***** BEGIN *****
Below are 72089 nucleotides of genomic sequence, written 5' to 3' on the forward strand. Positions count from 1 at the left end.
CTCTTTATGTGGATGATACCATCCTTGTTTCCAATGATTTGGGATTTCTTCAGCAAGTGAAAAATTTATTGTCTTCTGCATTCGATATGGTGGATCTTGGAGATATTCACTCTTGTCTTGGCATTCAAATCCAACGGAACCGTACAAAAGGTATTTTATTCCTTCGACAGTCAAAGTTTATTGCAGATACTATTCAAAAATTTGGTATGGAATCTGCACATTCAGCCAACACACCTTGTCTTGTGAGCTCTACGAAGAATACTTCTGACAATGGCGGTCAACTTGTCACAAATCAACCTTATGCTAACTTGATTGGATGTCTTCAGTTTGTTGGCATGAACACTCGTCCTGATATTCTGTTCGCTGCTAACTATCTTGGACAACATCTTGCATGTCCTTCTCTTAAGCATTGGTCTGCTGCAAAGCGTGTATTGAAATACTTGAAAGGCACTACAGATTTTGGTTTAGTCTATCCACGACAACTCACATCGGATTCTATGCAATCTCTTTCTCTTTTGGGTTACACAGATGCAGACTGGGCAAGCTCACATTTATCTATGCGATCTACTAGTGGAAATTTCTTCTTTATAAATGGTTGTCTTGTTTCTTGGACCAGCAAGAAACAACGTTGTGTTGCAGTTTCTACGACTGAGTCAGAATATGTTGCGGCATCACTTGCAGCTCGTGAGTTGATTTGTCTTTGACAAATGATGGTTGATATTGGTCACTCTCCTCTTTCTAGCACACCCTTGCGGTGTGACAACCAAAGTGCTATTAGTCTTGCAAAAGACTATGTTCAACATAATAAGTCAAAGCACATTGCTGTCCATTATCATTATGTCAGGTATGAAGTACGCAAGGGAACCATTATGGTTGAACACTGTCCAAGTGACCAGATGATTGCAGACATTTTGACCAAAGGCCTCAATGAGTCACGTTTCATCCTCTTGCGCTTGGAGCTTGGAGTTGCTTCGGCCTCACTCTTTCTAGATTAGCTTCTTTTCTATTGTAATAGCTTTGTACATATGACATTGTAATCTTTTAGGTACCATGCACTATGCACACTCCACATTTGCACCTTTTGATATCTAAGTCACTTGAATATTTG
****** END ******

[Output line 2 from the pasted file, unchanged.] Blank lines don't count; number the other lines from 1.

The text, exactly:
CTCTTTATGTGGATGATACCATCCTTGTTTCCAATGATTTGGGATTTCTTCAGCAAGTGAAAAATTTATTGTCTTCTGCATTCGATATGGTGGATCTTGGAGATATTCACTCTTGTCTTGGCATTCAAATCCAACGGAACCGTACAAAAGGTATTTTATTCCTTCGACAGTCAAAGTTTATTGCAGATACTATTCAAAAATTTGGTATGGAATCTGCACATTCAGCCAACACACCTTGTCTTGTGAGCTCTACGAAGAATACTTCTGACAATGGCGGTCAACTTGTCACAAATCAACCTTATGCTAACTTGATTGGATGTCTTCAGTTTGTTGGCATGAACACTCGTCCTGATATTCTGTTCGCTGCTAACTATCTTGGACAACATCTTGCATGTCCTTCTCTTAAGCATTGGTCTGCTGCAAAGCGTGTATTGAAATACTTGAAAGGCACTACAGATTTTGGTTTAGTCTATCCACGACAACTCACATCGGATTCTATGCAATCTCTTTCTCTTTTGGGTTACACAGATGCAGACTGGGCAAGCTCACATTTATCTATGCGATCTACTAGTGGAAATTTCTTCTTTATAAATGGTTGTCTTGTTTCTTGGACCAGCAAGAAACAACGTTGTGTTGCAGTTTCTACGACTGAGTCAGAATATGTTGCGGCATCACTTGCAGCTCGTGAGTTGATTTGTCTTTGACAAATGATGGTTGATATTGGTCACTCTCCTCTTTCTAGCACACCCTTGCGGTGTGACAACCAAAGTGCTATTAGTCTTGCAAAAGACTATGTTCAACATAATAAGTCAAAGCACATTGCTGTCCATTATCATTATGTCAGGTATGAAGTACGCAAGGGAACCATTATGGTTGAACACTGTCCAAGTGACCAGATGATTGCAGACATTTTGACCAAAGGCCTCAATGAGTCACGTTTCATCCTCTTGCGCTTGGAGCTTGGAGTTGCTTCGGCCTCACTCTTTCTAGATTAGCTTCTTTTCTATTGTAATAGCTTTGTACATATGACATTGTAATCTTTTAGGTACCATGCACTATGCACACTCCACATTTGCACCTTTTGATATCTAAGTCACTTGAATATTTG